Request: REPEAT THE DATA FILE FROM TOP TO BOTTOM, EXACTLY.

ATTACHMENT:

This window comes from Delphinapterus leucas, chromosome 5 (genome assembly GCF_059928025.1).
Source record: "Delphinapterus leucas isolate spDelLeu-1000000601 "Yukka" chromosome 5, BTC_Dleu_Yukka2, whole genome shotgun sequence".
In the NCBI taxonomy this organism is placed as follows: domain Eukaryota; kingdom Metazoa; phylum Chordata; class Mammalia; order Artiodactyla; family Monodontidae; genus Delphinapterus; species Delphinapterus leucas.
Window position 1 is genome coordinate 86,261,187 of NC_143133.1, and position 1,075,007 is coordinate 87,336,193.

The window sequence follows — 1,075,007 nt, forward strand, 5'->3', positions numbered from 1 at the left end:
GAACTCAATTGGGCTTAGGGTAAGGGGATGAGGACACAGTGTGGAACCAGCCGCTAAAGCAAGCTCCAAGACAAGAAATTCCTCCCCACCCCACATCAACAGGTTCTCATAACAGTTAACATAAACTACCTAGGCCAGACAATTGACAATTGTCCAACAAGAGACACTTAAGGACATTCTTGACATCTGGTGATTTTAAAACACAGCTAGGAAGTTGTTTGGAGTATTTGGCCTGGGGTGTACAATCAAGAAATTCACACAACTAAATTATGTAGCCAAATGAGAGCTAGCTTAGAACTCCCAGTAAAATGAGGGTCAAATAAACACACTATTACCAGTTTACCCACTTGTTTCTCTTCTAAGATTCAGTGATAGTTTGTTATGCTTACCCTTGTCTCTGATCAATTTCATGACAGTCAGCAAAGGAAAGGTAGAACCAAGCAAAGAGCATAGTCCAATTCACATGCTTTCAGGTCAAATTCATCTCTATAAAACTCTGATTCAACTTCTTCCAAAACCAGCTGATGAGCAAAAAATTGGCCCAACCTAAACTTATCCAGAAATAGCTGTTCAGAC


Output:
This window comes from Delphinapterus leucas, chromosome 5 (genome assembly GCF_059928025.1).
Source record: "Delphinapterus leucas isolate spDelLeu-1000000601 "Yukka" chromosome 5, BTC_Dleu_Yukka2, whole genome shotgun sequence".
In the NCBI taxonomy this organism is placed as follows: domain Eukaryota; kingdom Metazoa; phylum Chordata; class Mammalia; order Artiodactyla; family Monodontidae; genus Delphinapterus; species Delphinapterus leucas.
Window position 1 is genome coordinate 86,261,187 of NC_143133.1, and position 1,075,007 is coordinate 87,336,193.

The window sequence follows — 1,075,007 nt, forward strand, 5'->3', positions numbered from 1 at the left end:
GAACTCAATTGGGCTTAGGGTAAGGGGATGAGGACACAGTGTGGAACCAGCCGCTAAAGCAAGCTCCAAGACAAGAAATTCCTCCCCACCCCACATCAACAGGTTCTCATAACAGTTAACATAAACTACCTAGGCCAGACAATTGACAATTGTCCAACAAGAGACACTTAAGGACATTCTTGACATCTGGTGATTTTAAAACACAGCTAGGAAGTTGTTTGGAGTATTTGGCCTGGGGTGTACAATCAAGAAATTCACACAACTAAATTATGTAGCCAAATGAGAGCTAGCTTAGAACTCCCAGTAAAATGAGGGTCAAATAAACACACTATTACCAGTTTACCCACTTGTTTCTCTTCTAAGATTCAGTGATAGTTTGTTATGCTTACCCTTGTCTCTGATCAATTTCATGACAGTCAGCAAAGGAAAGGTAGAACCAAGCAAAGAGCATAGTCCAATTCACATGCTTTCAGGTCAAATTCATCTCTATAAAACTCTGATTCAACTTCTTCCAAAACCAGCTGATGAGCAAAAAATTGGCCCAACCTAAACTTATCCAGAAATAGCTGTTCAGAC